• After Ethnos

    Pages: 192
    Illustrations: 3 illustrations
    Sales/Territorial Rights: World
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  • what if . . .  ix
    acknowledgments  xi
    introduction. all of it  1
    1. on anthropology (free from ethnos)  7
    anthropology and philosophy (differently)  17
    philosophy/Philosophy  25
    thought/abstract, thought/concrete (the problem with modernism)  28
    escaping (the already thought and known)  32
    2. "of" the human (after "the human")  34
    cataloguing  45
    antihumanism  49
    a disregard for theory  52
    no ontology  55
    3. on fieldwork (itself)  70
    assemblages (or how to study difference in time?)  84
    not history  93
    epochal (no more)  95
    4. on the actual (rather than the emergent)  97
    the new/different (of movement/in terms of movement)  108
    why and to what end ends (philosophy, politics, poetry)  110
    5. coda (a dictionary of anthropological common places)  113
    one last question  118
    notes  121
    bibliography  151
    index  169
  • After Ethnos is full of frame-shifting insights about the relation of anthropology to its methods, of revelatory rhetorical gambits about how we might think about the field in ways different from our received histories, of gentle but powerful exposés of anthropology’s dearest disciplinary clichés, and of provocative pointers to possible intellectual and political futures for sociocultural inquiry. A book with which to agree and disagree in unexpected and always stimulating ways.” — Stefan Helmreich, author of, Sounding the Limits of Life: Essays in the Anthropology of Biology and Beyond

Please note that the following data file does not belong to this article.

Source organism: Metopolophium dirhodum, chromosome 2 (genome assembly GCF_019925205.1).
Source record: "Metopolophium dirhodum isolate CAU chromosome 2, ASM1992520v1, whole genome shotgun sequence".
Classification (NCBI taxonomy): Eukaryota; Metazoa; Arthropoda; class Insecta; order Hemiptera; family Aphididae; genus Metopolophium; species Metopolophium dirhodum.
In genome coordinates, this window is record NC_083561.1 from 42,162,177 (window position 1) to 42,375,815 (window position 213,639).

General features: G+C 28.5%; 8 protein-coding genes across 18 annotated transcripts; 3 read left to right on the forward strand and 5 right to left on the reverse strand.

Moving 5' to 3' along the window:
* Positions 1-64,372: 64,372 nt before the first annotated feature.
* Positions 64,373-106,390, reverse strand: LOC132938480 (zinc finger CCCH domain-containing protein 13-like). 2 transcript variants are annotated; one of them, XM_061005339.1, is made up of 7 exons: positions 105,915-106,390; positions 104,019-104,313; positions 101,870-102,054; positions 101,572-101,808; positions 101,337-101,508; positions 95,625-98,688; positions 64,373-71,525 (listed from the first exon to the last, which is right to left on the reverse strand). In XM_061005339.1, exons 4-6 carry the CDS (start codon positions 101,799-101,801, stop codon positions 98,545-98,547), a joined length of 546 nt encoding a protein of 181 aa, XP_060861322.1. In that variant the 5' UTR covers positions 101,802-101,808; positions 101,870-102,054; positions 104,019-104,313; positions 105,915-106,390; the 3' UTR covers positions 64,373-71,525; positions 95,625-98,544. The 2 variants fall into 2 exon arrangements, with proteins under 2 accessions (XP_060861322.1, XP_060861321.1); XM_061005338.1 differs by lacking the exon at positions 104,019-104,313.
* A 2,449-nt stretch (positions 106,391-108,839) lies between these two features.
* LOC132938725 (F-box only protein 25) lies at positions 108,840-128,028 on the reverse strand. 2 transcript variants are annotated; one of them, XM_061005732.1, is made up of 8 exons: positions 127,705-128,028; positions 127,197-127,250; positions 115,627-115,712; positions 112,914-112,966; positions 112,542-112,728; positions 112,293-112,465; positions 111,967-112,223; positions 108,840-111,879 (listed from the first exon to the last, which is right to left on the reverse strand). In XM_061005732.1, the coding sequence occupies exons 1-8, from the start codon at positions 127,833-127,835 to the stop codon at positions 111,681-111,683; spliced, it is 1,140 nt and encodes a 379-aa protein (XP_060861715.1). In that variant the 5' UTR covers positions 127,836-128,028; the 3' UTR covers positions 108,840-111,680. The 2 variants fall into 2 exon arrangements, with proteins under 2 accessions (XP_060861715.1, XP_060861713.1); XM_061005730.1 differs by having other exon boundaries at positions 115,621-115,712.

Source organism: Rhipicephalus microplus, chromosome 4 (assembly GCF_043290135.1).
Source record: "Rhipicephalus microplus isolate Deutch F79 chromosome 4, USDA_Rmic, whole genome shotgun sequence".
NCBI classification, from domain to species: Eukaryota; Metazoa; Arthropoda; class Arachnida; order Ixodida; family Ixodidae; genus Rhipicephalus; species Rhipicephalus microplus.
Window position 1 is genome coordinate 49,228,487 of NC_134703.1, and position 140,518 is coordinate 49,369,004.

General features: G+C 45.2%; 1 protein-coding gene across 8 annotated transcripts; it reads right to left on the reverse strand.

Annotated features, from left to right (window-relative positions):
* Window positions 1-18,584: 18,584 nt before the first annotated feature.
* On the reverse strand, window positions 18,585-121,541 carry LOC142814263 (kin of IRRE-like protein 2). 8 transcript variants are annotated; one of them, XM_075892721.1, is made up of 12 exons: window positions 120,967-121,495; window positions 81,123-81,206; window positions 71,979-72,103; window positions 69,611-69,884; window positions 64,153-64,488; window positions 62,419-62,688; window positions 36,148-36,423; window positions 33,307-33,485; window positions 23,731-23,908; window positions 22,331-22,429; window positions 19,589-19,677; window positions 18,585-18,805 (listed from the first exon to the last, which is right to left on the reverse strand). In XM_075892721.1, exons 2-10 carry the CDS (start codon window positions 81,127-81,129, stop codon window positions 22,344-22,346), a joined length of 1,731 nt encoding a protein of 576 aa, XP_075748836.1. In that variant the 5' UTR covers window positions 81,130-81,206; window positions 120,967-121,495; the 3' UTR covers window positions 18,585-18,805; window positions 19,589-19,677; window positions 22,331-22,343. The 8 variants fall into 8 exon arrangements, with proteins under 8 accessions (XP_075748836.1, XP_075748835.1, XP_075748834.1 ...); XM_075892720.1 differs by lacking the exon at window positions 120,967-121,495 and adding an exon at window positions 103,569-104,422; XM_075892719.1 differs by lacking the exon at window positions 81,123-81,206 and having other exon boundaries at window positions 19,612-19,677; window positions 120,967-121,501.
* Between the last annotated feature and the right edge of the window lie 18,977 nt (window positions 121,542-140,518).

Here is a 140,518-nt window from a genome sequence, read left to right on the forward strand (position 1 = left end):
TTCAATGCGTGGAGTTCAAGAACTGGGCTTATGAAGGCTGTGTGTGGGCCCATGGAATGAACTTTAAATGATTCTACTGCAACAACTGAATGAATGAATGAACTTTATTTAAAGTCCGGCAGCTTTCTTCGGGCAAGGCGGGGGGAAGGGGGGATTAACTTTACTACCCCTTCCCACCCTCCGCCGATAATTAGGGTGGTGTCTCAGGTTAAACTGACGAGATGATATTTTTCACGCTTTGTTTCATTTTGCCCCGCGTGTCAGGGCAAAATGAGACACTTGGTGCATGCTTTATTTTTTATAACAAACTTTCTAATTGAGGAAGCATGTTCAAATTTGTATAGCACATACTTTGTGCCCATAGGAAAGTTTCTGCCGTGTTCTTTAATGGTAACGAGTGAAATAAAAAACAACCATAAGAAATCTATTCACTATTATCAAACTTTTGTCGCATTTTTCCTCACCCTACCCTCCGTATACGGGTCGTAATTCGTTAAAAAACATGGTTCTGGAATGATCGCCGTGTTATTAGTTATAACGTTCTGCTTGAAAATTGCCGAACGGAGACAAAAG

“Fascinating, deliberately provocative, and brilliant, After Ethnos is a field changer: it is one of those rare books that can grasp and shift a discipline." — Miriam Ticktin, author of, Casualties of Care: Immigration and the Politics of Humanitarianism in France

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  • Description

    For most of the twentieth century, anthropologists understood themselves as ethnographers. The art of anthropology was the fieldwork-based description of faraway others—of how social structures secretly organized the living-together of a given society, of how a people had endowed the world surrounding them with cultural meaning. While the poetics and politics of anthropology have changed dramatically over the course of a century, the basic equation of anthropology with ethnography—as well as the definition of the human as a social and cultural being—has remained so evident that the possibility of questioning it occurred to hardly anyone. In After Ethnos Tobias Rees endeavors to decouple anthropology from ethnography—and the human from society and culture—and explores the manifold possibilities of practicing a question-based rather than an answer-based anthropology that emanates from this decoupling. What emerges from Rees's provocations is a new understanding of anthropology as a philosophically and poetically inclined, fieldwork-based investigation of what it could mean to be human when the established concepts of the human on which anthropology has been built increasingly fail us.

    About The Author(s)

    Tobias Rees is Reid Hoffman Professor at the New School of Social Research, a director of the Los Angeles-based Berggruen Institute, and a Fellow of the Canadian Institute for Advanced Research. He is the coauthor of Designs for an Anthropology of the Contemporary, also published by Duke University Press, and author of Plastic Reason: An Anthropology of Brain Science in Embryogenetic Terms.
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